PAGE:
Public understanding of hate crimes under the microscope in Limerick study

The main building at the University of Limerick.

A MAJOR new cross-border study has found that a majority of people on the island of Ireland view hate crimes as a “serious and growing problem” in their area.

The study, ‘Public Understandings of Hate Crime: Ireland, North and South project’, a collaborative work between researchers at University of Limerick (UL) and Queen’s University Belfast, was based on survey findings from 2,000 people both north and south of the border.

The research was carried out by Professors Amanda Haynes and Jennifer Schweppe of UL’s European Centre for the Study of Hate, Professor Ross MacMillan of UL’s Department of Sociology, and Dr Kevin J Brown of Queen’s School of Law.

The study found that the majority of responders in both the Republic of Ireland and Northern Ireland believe hate crime to be a serious problem, with a perception that hate crime is increasing on the island as a whole.

It also asserted that the general public “understand the direct and indirect harms of hate crime”, with the majority of the public appreciating the fact that hate crimes are more likely to have a “psychological effect on their victims and that hate crimes spread fear and isolation among minority communities”.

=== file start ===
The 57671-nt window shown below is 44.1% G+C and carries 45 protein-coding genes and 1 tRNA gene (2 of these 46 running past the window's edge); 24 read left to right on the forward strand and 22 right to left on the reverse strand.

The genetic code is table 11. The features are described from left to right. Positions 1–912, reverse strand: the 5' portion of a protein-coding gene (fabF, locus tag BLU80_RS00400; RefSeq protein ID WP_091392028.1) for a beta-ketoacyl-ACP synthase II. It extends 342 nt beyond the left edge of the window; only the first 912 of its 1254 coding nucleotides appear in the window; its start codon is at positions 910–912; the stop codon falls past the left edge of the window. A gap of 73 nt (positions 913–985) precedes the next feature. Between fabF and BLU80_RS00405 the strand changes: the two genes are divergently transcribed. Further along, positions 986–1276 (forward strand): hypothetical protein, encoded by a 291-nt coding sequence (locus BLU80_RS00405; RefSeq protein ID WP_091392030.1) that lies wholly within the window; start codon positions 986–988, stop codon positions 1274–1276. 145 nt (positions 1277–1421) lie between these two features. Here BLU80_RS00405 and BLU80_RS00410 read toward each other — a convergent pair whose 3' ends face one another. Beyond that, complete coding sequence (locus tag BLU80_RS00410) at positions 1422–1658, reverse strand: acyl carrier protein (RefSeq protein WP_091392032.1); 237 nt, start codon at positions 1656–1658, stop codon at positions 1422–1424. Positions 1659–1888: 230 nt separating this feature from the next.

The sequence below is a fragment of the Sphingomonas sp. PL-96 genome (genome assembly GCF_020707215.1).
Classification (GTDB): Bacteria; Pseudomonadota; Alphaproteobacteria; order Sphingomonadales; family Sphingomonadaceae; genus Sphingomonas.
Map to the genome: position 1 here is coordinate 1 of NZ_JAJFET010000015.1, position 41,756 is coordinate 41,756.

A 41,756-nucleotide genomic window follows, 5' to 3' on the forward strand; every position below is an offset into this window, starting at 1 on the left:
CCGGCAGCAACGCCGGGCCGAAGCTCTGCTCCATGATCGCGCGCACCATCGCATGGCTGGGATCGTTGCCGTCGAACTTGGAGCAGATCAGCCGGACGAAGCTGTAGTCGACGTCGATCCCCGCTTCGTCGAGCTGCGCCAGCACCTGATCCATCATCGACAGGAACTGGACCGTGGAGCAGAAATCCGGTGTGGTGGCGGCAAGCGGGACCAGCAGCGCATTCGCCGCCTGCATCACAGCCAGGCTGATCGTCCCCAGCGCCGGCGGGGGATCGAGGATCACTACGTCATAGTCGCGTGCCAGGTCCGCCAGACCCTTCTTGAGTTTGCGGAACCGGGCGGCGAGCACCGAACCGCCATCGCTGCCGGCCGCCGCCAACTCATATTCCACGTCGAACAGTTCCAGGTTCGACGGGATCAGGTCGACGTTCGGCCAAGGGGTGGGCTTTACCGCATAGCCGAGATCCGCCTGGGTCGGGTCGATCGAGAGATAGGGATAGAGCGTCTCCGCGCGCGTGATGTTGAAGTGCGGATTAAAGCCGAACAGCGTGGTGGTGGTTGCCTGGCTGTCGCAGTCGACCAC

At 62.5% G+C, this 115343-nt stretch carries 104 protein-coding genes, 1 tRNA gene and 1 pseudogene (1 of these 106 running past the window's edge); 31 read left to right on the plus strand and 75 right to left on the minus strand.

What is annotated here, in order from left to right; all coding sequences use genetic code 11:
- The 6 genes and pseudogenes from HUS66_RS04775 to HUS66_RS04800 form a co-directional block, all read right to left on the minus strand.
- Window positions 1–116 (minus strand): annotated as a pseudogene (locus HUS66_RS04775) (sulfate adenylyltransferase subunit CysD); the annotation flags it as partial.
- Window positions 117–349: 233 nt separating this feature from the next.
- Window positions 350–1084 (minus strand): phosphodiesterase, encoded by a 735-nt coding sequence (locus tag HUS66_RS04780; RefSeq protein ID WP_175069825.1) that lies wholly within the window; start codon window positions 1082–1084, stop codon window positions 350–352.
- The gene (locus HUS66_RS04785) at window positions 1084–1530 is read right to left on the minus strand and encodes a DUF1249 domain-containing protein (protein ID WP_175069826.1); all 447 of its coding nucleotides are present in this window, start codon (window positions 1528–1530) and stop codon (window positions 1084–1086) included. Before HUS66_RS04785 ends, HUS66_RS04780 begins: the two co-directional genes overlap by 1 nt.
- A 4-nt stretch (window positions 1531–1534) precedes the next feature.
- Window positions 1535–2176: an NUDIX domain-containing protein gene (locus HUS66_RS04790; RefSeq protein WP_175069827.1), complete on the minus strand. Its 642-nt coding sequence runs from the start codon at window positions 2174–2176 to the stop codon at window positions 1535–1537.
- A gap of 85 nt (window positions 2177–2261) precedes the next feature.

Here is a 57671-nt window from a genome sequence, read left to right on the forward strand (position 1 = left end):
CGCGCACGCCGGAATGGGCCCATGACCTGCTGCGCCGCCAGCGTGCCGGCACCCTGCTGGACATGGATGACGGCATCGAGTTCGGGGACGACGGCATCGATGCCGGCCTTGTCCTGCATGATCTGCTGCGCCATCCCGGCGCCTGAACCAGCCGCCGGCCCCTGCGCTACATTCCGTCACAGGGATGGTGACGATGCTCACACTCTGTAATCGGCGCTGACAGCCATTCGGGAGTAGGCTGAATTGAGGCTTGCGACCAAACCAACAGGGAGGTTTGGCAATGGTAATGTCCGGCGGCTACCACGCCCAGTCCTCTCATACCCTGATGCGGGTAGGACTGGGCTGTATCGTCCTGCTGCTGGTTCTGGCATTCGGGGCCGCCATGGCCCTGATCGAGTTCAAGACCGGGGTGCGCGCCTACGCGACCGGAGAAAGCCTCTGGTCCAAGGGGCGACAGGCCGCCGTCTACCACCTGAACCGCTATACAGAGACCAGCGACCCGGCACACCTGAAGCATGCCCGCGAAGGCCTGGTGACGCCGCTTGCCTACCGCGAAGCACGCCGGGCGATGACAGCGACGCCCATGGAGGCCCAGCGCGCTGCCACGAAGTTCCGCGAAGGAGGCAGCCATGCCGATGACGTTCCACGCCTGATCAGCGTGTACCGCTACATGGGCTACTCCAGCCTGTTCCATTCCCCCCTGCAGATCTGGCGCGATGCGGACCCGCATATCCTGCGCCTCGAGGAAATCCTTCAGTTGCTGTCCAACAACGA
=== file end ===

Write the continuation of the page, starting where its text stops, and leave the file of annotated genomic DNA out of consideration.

Sign up for the weekly Limerick Post newsletter

In the Republic of Ireland, researchers found, just 30 percent of respondents felt that An Garda Síochána respond effectively to hate crime, while 22 per cent agreed that the courts respond effectively.

This stood slightly higher than 18 per cent of those in Northern Ireland saying the PSNI effectively responded to hate crime, whle 20 per cent had faith in the courts responses.

The study also found that there are gaps in public understanding surrounding current hate crime legislation, while less than a fifth of those surveyed said they were of the view that punishing hate crimes more severely than non-hate crimes is a “violation of freedom of expression”.

Speaking about the findings, Professor Jennifer Schweppe said: “For the first time internationally, the stigma of a conviction for a crime with an associated hate element was measured – people are less likely to employ someone with a conviction for a hate crime and less likely to welcome them into their neighbourhood. This is something that legislators must consider when introducing or amending legislation as we are proposing to do on the island.”

Dr Kevin J Brown added: “The public perceive current responses to hate to be inadequate and are supportive of changes to allow authorities to more effectively tackle hate. This report provides convincing evidence in support of implementing balanced reforms to challenge hate on both sides of the border.”

The research also measured levels of prejudice against individuals due to their racialised identity, ethnicity, religion, sexuality, gender identity, disability, and community background, as well as other commonly targeted identities.